Fri, May 25, 2012 - Page 5 News List

CCP veterans questioned over criticism posted online


Chinese police have interrogated Chinese Communist Party (CCP) veterans who publicly called for the removal of the country’s top security official ahead of a leadership change, two party members said yesterday.

The 16 retired officials from Yunnan Province in southwest China called last week for the removal of Zhou Yongkang (周永康) over his ties with ousted party leader Bo Xilai (薄熙來), in a rare open letter posted on the Internet.

Zhou, ranked ninth in the party hierarchy, is known as a hardliner and is said to have supported Bo, who was stripped of his party positions earlier this year in the nation’s biggest political scandal in decades.

The open letter, posted on overseas Web sites, came ahead of a once-in-a-decade handover of power in China, where criticisms of political leaders is usually not tolerated.

Since it was published, police in Yunnan Province’s Zhaotong City have called in lead authors Yu Yongqing (余永慶) and Zhao Zhengrong (趙正榮) for questioning, according to two signatories of the letter who asked not to be named.

“The police told them that they shouldn’t have put the letter on the Internet, they said that as old veteran Communist Party members they should know better,” one of the signatories of the letter said.

“The police were not menacing, they were very rational,” he said, asking that his name not be used out of concerns for his safety.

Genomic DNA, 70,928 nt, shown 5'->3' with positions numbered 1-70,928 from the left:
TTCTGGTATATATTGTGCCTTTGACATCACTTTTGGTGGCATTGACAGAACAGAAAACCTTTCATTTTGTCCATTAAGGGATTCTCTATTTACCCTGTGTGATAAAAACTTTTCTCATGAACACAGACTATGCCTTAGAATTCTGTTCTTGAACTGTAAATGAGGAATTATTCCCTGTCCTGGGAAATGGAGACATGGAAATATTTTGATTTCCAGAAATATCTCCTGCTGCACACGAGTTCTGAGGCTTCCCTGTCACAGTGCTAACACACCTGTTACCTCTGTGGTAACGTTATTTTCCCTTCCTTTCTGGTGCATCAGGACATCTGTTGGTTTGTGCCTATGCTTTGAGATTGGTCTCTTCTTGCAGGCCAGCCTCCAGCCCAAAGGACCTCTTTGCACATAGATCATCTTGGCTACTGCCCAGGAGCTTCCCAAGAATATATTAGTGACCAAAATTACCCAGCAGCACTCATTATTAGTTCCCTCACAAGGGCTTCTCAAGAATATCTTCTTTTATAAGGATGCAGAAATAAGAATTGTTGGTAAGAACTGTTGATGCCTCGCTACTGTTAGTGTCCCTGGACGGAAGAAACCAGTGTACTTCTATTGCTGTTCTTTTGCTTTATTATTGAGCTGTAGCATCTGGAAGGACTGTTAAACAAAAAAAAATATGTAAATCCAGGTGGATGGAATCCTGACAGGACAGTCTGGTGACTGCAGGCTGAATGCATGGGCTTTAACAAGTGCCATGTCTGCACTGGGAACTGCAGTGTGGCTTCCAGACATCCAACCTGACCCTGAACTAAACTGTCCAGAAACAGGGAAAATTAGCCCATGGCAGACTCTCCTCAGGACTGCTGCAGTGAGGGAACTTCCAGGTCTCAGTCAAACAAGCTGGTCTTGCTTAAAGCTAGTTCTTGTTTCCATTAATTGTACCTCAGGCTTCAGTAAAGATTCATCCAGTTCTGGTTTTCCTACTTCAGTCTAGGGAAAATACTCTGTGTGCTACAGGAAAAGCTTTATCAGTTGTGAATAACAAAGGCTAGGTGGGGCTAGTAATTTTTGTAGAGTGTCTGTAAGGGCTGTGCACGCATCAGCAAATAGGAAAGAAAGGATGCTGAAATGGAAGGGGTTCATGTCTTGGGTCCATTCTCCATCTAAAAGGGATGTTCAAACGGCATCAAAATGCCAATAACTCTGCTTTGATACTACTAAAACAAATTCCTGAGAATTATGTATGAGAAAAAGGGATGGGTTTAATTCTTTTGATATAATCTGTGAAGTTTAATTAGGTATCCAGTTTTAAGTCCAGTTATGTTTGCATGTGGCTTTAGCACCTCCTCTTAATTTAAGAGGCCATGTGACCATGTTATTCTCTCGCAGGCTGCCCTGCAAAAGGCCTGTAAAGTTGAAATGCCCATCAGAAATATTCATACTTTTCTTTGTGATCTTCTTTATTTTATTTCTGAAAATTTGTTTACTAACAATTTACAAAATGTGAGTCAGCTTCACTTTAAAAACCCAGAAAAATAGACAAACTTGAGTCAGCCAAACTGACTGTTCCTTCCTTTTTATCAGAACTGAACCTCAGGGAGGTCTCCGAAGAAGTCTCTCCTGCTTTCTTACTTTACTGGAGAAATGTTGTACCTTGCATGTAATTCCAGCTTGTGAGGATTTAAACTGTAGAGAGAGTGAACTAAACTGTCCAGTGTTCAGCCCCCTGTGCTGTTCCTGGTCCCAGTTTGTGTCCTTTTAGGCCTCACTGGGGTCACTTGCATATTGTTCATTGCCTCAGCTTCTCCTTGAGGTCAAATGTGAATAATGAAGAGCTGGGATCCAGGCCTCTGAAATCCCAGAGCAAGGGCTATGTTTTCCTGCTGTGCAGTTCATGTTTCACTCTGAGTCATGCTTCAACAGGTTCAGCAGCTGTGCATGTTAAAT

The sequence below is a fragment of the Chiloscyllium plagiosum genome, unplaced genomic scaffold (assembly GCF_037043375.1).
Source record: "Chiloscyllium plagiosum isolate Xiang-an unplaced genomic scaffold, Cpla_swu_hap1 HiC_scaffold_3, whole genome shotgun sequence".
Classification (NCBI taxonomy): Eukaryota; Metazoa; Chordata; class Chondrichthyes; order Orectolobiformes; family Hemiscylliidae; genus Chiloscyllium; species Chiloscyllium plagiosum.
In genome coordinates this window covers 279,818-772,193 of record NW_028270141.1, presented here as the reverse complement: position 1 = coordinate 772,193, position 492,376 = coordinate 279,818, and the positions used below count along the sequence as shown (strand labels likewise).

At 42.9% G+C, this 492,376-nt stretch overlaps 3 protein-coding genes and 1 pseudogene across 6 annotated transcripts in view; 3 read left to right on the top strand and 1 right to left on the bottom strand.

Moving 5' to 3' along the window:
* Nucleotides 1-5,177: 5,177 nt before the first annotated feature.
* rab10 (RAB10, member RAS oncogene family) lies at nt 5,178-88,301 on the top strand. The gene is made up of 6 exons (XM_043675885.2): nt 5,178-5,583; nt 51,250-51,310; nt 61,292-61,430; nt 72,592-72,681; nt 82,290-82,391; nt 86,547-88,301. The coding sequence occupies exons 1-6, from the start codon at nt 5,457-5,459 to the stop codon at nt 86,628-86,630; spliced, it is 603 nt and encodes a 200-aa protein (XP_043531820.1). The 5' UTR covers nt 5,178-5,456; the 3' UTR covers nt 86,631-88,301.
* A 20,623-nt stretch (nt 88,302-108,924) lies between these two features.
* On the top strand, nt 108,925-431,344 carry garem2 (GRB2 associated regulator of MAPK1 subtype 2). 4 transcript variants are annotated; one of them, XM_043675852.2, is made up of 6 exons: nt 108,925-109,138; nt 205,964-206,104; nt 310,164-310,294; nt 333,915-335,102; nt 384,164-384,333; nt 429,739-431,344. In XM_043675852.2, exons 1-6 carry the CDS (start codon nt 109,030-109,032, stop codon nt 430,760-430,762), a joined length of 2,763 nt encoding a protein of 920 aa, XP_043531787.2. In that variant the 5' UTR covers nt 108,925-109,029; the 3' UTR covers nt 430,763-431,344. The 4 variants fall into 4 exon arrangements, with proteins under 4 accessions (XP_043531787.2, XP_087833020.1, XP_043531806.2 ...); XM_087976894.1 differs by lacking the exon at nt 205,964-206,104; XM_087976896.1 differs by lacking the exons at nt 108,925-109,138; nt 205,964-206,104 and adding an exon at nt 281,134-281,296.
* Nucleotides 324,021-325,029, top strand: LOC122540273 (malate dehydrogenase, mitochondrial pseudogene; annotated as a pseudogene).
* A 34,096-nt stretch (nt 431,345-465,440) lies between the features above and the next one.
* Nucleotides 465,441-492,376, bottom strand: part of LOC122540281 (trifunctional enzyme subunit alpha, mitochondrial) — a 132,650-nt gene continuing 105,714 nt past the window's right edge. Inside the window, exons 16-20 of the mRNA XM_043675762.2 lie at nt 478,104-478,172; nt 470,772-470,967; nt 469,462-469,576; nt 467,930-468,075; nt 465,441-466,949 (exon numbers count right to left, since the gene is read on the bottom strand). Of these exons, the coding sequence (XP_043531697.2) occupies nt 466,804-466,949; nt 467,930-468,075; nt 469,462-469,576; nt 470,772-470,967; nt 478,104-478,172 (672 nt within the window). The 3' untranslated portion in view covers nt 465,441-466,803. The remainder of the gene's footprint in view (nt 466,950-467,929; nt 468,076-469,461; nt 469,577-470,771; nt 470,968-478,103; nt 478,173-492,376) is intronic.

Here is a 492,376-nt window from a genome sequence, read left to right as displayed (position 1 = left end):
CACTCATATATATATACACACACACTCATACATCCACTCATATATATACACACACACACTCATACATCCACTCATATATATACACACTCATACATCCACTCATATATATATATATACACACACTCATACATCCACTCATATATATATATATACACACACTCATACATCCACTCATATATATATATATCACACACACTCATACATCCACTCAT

Yu and Zhao, like the other signatories of the letter, are in their late 70s or early 80s.

As head of the party’s Politics and Law Commission, Zhou is tasked with maintaining social stability and oversees a budget this year of US$111.6 billion — higher than China’s declared military budget.

He is due to stand down at a party congress scheduled for later this year, but the letter called for his early removal to send a signal to the public on which direction the nation was heading.

It accused Zhou of overseeing a crackdown on crime and corruption in Chongqing, the city Bo oversaw before his downfall, that ignored the rule of law, involved the widespread use of torture and targeted Bo’s political enemies.

Analysts say Bo’s removal is indicative of a major split at the helm of the ruling party between hardliners advocating a return to latent Maoism and reformers who favor democratic reforms aimed at establishing the rule of law.

There is no indication that Zhou will be removed early. Last week, he was named as a delegate to the upcoming party congress.

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